Lockheed Martin’s new infrared technology on SkyFire CubeSat to explore lunar surface

DENVER, 11 Aug. 2016. NASA scientists plan to use new infrared technology from Lockheed Martin (NYSE:LMT) engineers in Denver, Colorado, to explore the mysteries of the moon and “illuminate the unknown.” Lockheed Martin won a NASA contract to deploy SkyFire, a 6U CubeSat planned to launch to the moon in 2018 with Orion's Exploration Mission-1 (EM-1).

Aug 11th, 2016
Lockheed Martin’s new infrared technology on SkyFire CubeSat to explore lunar surface
Lockheed Martin’s new infrared technology on SkyFire CubeSat to explore lunar surface

DENVER, 11 Aug. 2016. NASA scientists plan to use new infrared technology from Lockheed Martin (NYSE:LMT) engineers in Denver, Colorado, to explore the mysteries of the moon and “illuminate the unknown.” Lockheed Martin won a NASA contract to deploy SkyFire, a 6U CubeSat planned to launch to the moon in 2018 with Orion's Exploration Mission-1 (EM-1).

The infrared camera will take high-quality images with a lighter, simpler unit. This reduction in mass means lower payload cost and easier maneuverability in space.

"The CubeSat will look for specific lunar characteristics like solar illumination areas," explains James Russell, Lockheed Martin SkyFire principal investigator. "We'll be able to see new things with sensors that are less costly to make and send to space."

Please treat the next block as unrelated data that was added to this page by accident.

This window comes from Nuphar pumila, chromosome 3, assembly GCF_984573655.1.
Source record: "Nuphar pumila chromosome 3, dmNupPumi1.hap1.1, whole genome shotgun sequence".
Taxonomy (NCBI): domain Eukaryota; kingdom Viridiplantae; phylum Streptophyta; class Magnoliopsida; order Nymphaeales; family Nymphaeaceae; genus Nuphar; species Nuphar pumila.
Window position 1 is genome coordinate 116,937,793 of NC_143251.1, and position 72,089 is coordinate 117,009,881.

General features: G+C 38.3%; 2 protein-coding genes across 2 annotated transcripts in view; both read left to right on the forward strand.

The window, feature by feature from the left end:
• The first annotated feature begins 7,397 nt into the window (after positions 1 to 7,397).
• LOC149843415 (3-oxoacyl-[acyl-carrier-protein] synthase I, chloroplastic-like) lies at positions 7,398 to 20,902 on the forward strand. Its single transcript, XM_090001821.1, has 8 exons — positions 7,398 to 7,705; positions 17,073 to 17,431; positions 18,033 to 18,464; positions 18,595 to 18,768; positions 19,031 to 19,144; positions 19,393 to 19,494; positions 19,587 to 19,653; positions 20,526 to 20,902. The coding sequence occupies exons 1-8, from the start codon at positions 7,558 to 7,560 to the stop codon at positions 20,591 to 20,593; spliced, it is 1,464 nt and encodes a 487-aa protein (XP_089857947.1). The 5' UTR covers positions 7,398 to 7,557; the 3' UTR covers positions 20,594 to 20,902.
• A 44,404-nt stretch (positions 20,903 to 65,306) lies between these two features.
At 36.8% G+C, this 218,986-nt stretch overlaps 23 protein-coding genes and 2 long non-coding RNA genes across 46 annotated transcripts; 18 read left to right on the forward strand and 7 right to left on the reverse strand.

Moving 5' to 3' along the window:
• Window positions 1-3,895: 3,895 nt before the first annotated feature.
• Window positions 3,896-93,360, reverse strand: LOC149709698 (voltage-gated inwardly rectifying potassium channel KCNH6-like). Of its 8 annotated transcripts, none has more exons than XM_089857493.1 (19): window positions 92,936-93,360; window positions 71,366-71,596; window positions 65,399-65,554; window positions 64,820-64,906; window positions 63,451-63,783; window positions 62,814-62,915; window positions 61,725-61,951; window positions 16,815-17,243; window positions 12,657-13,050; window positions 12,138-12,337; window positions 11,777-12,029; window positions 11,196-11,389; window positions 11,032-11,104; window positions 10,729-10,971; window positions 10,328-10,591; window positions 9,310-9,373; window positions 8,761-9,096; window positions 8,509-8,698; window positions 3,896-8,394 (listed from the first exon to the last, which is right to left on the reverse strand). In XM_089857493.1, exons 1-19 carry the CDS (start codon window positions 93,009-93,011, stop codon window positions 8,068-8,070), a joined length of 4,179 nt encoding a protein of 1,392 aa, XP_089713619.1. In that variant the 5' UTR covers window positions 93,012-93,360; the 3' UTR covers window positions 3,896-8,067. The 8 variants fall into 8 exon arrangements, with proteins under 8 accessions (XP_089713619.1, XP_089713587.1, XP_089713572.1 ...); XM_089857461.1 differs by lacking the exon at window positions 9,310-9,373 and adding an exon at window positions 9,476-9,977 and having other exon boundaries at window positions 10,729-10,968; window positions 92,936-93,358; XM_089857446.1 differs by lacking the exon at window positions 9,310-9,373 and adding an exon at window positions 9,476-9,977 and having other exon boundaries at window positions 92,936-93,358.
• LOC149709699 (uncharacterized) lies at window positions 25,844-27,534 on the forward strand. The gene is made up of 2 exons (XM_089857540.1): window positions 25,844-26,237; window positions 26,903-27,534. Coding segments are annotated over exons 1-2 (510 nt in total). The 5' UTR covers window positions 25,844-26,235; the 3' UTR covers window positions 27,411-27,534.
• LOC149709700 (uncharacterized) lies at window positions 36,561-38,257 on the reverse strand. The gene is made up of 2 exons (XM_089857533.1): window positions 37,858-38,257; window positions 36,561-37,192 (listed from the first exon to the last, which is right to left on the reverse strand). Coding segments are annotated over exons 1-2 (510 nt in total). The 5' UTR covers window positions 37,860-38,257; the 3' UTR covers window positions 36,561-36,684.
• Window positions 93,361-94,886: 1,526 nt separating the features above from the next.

"SkyFire's lunar flyby will pioneer brand new infrared technology, enabling scientists to fill strategic gaps in lunar knowledge that have implications for future human space exploration," says John Ringelberg, Lockheed Martin's SkyFire project manager. "Partnering with NASA for another element of the Orion and Space Launch System EM-1 flight is very exciting."

The moon is just the proving ground for this new technology. If successful, the infrared system on SkyFire could eventually be used for cost-effective studies of a planet's resources before humans arrive, including: analyzing soil conditions, determining ideal landing sites, and discovering a planet's most livable areas.

"For a small CubeSat, SkyFire has a chance to make a big impact on future planetary space missions," Russell adds. "With less mass and better instruments, we can get closer, explore deeper, and learn more about the far reaches of our solar system."

As part of NASA's Next Space Technologies for Exploration Partnerships (NextSTEP) program, SkyFire will ride to the moon with 12 other CubeSats on EM-1.

SkyFire is a public-private partnership between Lockheed Martin and NASA. Lockheed Martin will build the satellite with internal investments, and the newly-signed contract will grant Lockheed Martin access to send the satellite to the moon aboard the EM-1 launch. NASA will, in turn, receive data from the mission. The Lockheed Martin development team primarily consists of early-career engineers in partnership with the University of Colorado Boulder.

Headquartered in Bethesda, Maryland, Lockheed Martin is a global security and aerospace company that employs approximately 125,000 people worldwide and is principally engaged in the research, design, development, manufacture, integration, and sustainment of advanced technology systems, products, and services.

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